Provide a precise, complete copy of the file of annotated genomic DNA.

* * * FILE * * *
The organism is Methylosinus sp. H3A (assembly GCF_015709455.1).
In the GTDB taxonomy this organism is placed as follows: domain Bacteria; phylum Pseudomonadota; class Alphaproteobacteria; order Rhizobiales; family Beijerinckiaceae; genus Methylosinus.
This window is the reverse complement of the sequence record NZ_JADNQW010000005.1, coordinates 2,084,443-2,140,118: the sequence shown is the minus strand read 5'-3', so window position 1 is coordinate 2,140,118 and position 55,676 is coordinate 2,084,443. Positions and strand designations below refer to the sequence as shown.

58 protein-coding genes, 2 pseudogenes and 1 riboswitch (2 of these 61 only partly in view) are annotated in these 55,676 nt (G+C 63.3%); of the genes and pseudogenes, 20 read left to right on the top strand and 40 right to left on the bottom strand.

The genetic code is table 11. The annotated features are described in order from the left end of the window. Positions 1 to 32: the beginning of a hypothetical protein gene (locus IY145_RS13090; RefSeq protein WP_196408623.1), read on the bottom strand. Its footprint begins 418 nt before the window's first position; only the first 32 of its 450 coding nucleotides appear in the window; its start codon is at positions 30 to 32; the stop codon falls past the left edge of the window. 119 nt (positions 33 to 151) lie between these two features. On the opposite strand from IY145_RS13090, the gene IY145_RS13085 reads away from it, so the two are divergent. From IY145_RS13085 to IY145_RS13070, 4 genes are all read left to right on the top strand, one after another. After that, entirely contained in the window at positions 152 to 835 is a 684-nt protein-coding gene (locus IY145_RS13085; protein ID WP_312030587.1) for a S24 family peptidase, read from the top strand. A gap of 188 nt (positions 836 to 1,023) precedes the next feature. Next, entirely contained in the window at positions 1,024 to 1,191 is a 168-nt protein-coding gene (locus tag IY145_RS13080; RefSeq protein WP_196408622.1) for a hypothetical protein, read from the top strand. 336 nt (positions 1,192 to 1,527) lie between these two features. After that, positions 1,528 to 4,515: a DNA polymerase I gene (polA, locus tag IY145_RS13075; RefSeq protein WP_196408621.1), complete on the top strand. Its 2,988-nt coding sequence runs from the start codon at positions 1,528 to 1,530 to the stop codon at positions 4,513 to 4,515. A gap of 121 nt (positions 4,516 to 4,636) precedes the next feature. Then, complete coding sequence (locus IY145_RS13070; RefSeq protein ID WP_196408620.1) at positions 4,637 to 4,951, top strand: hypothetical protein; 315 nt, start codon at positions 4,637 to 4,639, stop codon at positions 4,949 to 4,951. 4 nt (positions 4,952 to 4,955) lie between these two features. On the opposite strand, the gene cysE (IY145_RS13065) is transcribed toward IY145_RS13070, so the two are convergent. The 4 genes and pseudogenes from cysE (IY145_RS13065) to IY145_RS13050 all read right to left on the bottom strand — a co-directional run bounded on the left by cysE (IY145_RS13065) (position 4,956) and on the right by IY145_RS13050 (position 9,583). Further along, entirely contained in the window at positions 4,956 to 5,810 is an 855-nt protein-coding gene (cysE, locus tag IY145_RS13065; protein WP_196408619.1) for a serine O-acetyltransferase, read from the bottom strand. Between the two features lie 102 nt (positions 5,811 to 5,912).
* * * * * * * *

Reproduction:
The organism is Methylosinus sp. H3A (assembly GCF_015709455.1).
In the GTDB taxonomy this organism is placed as follows: domain Bacteria; phylum Pseudomonadota; class Alphaproteobacteria; order Rhizobiales; family Beijerinckiaceae; genus Methylosinus.
This window is the reverse complement of the sequence record NZ_JADNQW010000005.1, coordinates 2,084,443-2,140,118: the sequence shown is the minus strand read 5'-3', so window position 1 is coordinate 2,140,118 and position 55,676 is coordinate 2,084,443. Positions and strand designations below refer to the sequence as shown.

58 protein-coding genes, 2 pseudogenes and 1 riboswitch (2 of these 61 only partly in view) are annotated in these 55,676 nt (G+C 63.3%); of the genes and pseudogenes, 20 read left to right on the top strand and 40 right to left on the bottom strand.

The genetic code is table 11. The annotated features are described in order from the left end of the window. Positions 1 to 32: the beginning of a hypothetical protein gene (locus IY145_RS13090; RefSeq protein WP_196408623.1), read on the bottom strand. Its footprint begins 418 nt before the window's first position; only the first 32 of its 450 coding nucleotides appear in the window; its start codon is at positions 30 to 32; the stop codon falls past the left edge of the window. 119 nt (positions 33 to 151) lie between these two features. On the opposite strand from IY145_RS13090, the gene IY145_RS13085 reads away from it, so the two are divergent. From IY145_RS13085 to IY145_RS13070, 4 genes are all read left to right on the top strand, one after another. After that, entirely contained in the window at positions 152 to 835 is a 684-nt protein-coding gene (locus IY145_RS13085; protein ID WP_312030587.1) for a S24 family peptidase, read from the top strand. A gap of 188 nt (positions 836 to 1,023) precedes the next feature. Next, entirely contained in the window at positions 1,024 to 1,191 is a 168-nt protein-coding gene (locus tag IY145_RS13080; RefSeq protein WP_196408622.1) for a hypothetical protein, read from the top strand. 336 nt (positions 1,192 to 1,527) lie between these two features. After that, positions 1,528 to 4,515: a DNA polymerase I gene (polA, locus tag IY145_RS13075; RefSeq protein WP_196408621.1), complete on the top strand. Its 2,988-nt coding sequence runs from the start codon at positions 1,528 to 1,530 to the stop codon at positions 4,513 to 4,515. A gap of 121 nt (positions 4,516 to 4,636) precedes the next feature. Then, complete coding sequence (locus IY145_RS13070; RefSeq protein ID WP_196408620.1) at positions 4,637 to 4,951, top strand: hypothetical protein; 315 nt, start codon at positions 4,637 to 4,639, stop codon at positions 4,949 to 4,951. 4 nt (positions 4,952 to 4,955) lie between these two features. On the opposite strand, the gene cysE (IY145_RS13065) is transcribed toward IY145_RS13070, so the two are convergent. The 4 genes and pseudogenes from cysE (IY145_RS13065) to IY145_RS13050 all read right to left on the bottom strand — a co-directional run bounded on the left by cysE (IY145_RS13065) (position 4,956) and on the right by IY145_RS13050 (position 9,583). Further along, entirely contained in the window at positions 4,956 to 5,810 is an 855-nt protein-coding gene (cysE, locus tag IY145_RS13065; protein WP_196408619.1) for a serine O-acetyltransferase, read from the bottom strand. Between the two features lie 102 nt (positions 5,811 to 5,912).